The term is largely restricted to the polyamoury community, originating in the Kerista sect of the late 20th Century (Margot Adler's Drawing Down the Moon has some information on Kerista, though mostly incidental to discussing other groups). As defined by them compersion wasn't necessarily about sexual or romantic couplings, though they did claim that polyamory was the way (or at least a way) to live a life with compersion rather than jealousy.

It seems though to be becoming more and more restricted in meaning, as the religious claims of Kerista are less relevant to the people using it, but the question of whether jealousy will arise within a polyamorous relationship, and how to deal with it if it does, makes it a useful term of art for the polyamorous people examining their own situation.

Mudita

Another term from a religion, but Buddhism is larger and more influential than Kerista and mudita correspondingly much better known (though still relatively obscure as words go generally). Strictly it would mean "the joy available to everyone at all times, from an inner spring of joy" but often interpreted as "joy in the well being and good fortune of others".

So while it would be inaccurate to use the word this way in the context of discussing Buddhism, the word is indeed used exactly as you describe the word you are seeking.

  • I would suggest 'Goodwill' as an opposite to jealousy. I think compersion, how ever you want to stretch it, is largely related to relationships. R – user160809 Feb 17 '16 at 10:55

Since compersion is both a polyamorous neologism and a word that is not recognized in mainstream dictionaries, you will have to make do with Yiddish, which (as is often the case) has just the word you're looking for. The opposit of schadenfreude is "shepping naches", which means taking joy in the success of others. It is often used in reference to parents and children, or grandparents.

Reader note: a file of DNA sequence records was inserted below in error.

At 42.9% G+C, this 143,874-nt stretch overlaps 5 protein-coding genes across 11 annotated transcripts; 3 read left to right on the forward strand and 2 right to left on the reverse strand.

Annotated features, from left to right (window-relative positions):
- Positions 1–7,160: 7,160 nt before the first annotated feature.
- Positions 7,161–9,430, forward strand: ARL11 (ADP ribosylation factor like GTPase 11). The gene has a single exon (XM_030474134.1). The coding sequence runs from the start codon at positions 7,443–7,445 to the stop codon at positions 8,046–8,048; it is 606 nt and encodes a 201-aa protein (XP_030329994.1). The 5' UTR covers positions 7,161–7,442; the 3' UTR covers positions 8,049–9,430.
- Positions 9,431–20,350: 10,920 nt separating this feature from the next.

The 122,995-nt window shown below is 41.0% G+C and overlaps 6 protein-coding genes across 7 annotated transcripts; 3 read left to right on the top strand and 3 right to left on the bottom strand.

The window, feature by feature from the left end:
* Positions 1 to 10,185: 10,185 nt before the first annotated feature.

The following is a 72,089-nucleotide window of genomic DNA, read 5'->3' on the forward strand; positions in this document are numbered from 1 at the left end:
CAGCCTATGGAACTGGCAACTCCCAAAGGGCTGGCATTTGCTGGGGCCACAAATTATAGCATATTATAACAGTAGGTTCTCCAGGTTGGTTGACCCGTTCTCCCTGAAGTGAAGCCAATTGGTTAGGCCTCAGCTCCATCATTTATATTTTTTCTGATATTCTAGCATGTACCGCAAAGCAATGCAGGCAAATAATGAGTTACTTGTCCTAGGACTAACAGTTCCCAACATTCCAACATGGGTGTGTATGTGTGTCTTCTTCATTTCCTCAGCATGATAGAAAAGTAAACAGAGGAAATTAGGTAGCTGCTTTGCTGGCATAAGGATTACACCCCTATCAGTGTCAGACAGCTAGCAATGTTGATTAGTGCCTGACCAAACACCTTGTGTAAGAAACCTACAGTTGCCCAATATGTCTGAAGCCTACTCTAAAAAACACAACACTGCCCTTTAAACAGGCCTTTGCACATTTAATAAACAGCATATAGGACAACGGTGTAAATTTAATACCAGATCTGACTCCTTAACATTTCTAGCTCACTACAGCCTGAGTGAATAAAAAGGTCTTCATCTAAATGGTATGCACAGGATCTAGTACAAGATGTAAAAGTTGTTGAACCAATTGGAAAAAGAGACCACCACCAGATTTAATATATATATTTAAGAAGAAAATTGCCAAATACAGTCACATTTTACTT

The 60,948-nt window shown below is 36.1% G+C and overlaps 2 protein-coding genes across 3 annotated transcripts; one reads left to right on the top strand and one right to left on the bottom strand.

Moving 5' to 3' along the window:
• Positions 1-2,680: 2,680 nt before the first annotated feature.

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    This site isn't Yiddish Language & Usage. Suggestions from other languages don't count as valid answers. – curiousdannii Jul 11 '15 at 13:53
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    This would make perhaps the best comment ever. – Edwin Ashworth Jul 12 '15 at 15:25

Interesting. I was introduced to the word compersion by a professor friend of mine who said it meant the experience of joy at the good fortune of others. She contrasted it with envy, which her husband was writing a book about. She did not say anything about polyamory or restriction of the word to relationships. I have found definitions of compersion which fit her definition. I have also heard from friends in the mental health profession that they were familiar with the word compersion, used as I was told.

As a wordsmith, I am pleased to think that English has at least one word to stand against envy and jealousy, whose meanings we are all too familiar with.

I believe compersion describes a real emotion, and I have been and continue to be glad to have a word for the warm feelings of gratitude and joy I feel at the success, or good luck of others whom I value.

  • A new and relevant answer to an old question is always delightful to see. To show that yours is the right answer, it's best to include explanation, context, and supporting facts. For example, you could offer evidence, such as the definition from a good online dictionary, or examples of it in the wild. You could contrast your answer with other answers. This is what makes answers most useful – to the asker, and to future visitors. – MetaEd Oct 31 at 21:18